Firstly, it can be understood in terms of national surveillance, a naturally prevalent theme in a work of war fiction. Political espionage in this case, however, does not focus on enemy infiltration as regards war tactics, but rather on the condemnation of homosexuality. With the ongoing tension surrounding the Permberton Billing trial, Charles Manning feels the threat of exposure, of being seen. He reconsiders his attendance to Wilde’s Salome, but ultimately decides that: “To back out now would simply reveal the extent of his fear to to to… to whoever was watching” (Barker 23). The anxiety that is felt in this case is undeniable and moreover, is linked unambiguously with the intrusive power of surveillance. Manning experiences this watched state as one of perpetual exposure: “Like being naked, high up on a ledge, somewhere, in full light, with beneath him only jeering voices and millions of eyes” (Barker 26). The Eye on homosexuality becomes the Eye of the masses and indicates a mob mentality and a threat that is inescapable in Manning’s state of public nakedness. Drawing on Manning’s discussion of scapegoats, Rivers notes that: “Maud Allan was in the firing line almost by accident. The real targets were men who couldn’t or wouldn’t conform” (Barker 161). Thus, Rivers clarifies what has already been suggested very overtly throughout the novel: to be a homosexual is to operate on a subpar level in relation to the status quo. This is an offense that the text suggests is more criminal than war, something that is not to be associated with the heroes of war, as Sassoon points out: “Can’t have the Glorious Dead commemorated by a sodomite. Even if some of the Glorious Dead were sodomites” (Barker 260). In bringing it all back to the Eye of the door, it seems that the ‘door’ of the closet is intended to remain firmly shut by national authority. The Eye, therefore, functions as a means to ensure that that door will never be opened.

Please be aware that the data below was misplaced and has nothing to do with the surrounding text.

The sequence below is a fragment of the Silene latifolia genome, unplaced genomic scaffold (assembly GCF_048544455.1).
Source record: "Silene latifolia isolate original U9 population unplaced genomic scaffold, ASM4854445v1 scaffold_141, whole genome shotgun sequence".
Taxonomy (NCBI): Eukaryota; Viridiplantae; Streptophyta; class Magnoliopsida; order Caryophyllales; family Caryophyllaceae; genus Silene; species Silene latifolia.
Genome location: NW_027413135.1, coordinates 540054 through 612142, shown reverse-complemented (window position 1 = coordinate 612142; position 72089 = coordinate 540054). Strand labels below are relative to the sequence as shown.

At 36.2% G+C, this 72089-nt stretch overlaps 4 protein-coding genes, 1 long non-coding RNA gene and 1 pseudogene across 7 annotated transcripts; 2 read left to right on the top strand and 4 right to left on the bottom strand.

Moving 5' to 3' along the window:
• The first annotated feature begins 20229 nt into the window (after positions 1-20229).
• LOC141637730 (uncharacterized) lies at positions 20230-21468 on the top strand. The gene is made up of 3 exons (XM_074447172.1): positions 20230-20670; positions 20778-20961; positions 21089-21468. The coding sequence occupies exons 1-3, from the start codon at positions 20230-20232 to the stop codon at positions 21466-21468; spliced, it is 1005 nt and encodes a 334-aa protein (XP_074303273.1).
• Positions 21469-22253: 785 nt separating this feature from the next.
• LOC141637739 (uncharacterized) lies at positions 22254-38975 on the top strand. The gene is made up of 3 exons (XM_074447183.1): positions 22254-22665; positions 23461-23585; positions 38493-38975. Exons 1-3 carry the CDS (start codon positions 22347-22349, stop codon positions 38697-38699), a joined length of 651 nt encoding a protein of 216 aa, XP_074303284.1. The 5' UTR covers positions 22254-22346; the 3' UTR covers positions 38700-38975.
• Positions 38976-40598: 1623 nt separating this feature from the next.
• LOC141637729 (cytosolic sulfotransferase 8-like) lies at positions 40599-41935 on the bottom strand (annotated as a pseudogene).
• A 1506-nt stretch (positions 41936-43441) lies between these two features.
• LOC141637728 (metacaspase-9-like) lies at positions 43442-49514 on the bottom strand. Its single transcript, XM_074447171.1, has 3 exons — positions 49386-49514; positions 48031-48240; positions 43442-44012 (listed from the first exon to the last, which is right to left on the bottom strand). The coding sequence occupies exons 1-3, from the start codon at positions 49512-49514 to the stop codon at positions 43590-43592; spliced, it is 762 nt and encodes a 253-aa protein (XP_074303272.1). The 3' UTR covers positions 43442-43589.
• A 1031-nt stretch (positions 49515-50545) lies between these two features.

While the anxieties touched on here revolve around social surveillance, there is another – arguably more important – form of watchfulness, which is founded in a personal Eye. This is most evident in the case of Prior’s split identity. His initial disturbance with the haunting possibility of a human eye watching him becomes all the more poignant when he is proven justified. The human eye watching him is in fact his own. His ‘inner’ Eye. Before coming to this conclusion fully, however, Prior himself blatantly forms the connection between the Eye and the ‘I’. He tells Rivers: “‘eye’ was stabbing myself in the ‘I’” (Barker 75). If considered under Freudian terms, the ‘I’ in this instance is Prior-the-Ego and the Eye is Prior-the-Id. It is Prior’s subconscious that watches him so intently and while Prior is consciously aware of this surveillance to a limited extent, it does not become fully realized until he is seen in a physical fugue state: “But he doesn’t know anything I know. Only it’s… it’s not quite as neat as that. Sometimes I see things he can’t see, even when he’s there” (Barker 239). His subconscious sees and processes things that Prior’s conscious won’t or can’t process. His ‘I’ cannot see everything, but his Eye is ever-watchful. It is clear, therefore, how Freudian repression is brought to the fore through Prior’s ‘Hyde’ personality. Prior’s repression of the Id and the things the Eye (of the Id) sees is to protect the reality (or fantasies?) of the Ego (the “I”). It results in the shutting of the ‘door’ between the two. The door acts as both a symbol of the repression of the Id, as well as a barrier (a split) between the Ego and Id and Prior’s two personalities. Yet try as he might, Prior cannot fully escape the perpetual surveillance of the Eye through that door. His anxiety is a consequence of his inability to fully shut the door and protect himself from the images the Eye sees; both from his childhood and from the war. Towers’s eye is what links this trauma back to Prior’s experiences in France. The watching eye, which Prior held in his hand is transformed over time into Prior’s own eye. When Towers’s eye can no long physically watch him, Prior’s subconscious replaces it in function, so that Prior cannot forget or ignore the ongoing surveillance of trauma. This is made apparent at the novel’s close when Prior touches the Eye that has caused him such turmoil: “[…] he put his finger into the hole [of the eye] until it touched cool glass. Towers’s eye, he remembered, lying in the palm of his hand, had been warm” (Barker 265). The restoration of order can thus only be achieved through the disassociation of Towers’s eye with Prior’s Eye. In this way, the trauma caused by Towers’s eye is resolved in Prior’s subconscious, in his Eye. No longer a repressed memory, the text suggests that the Id has come to terms with the trauma and therefore Prior need not repress it any longer.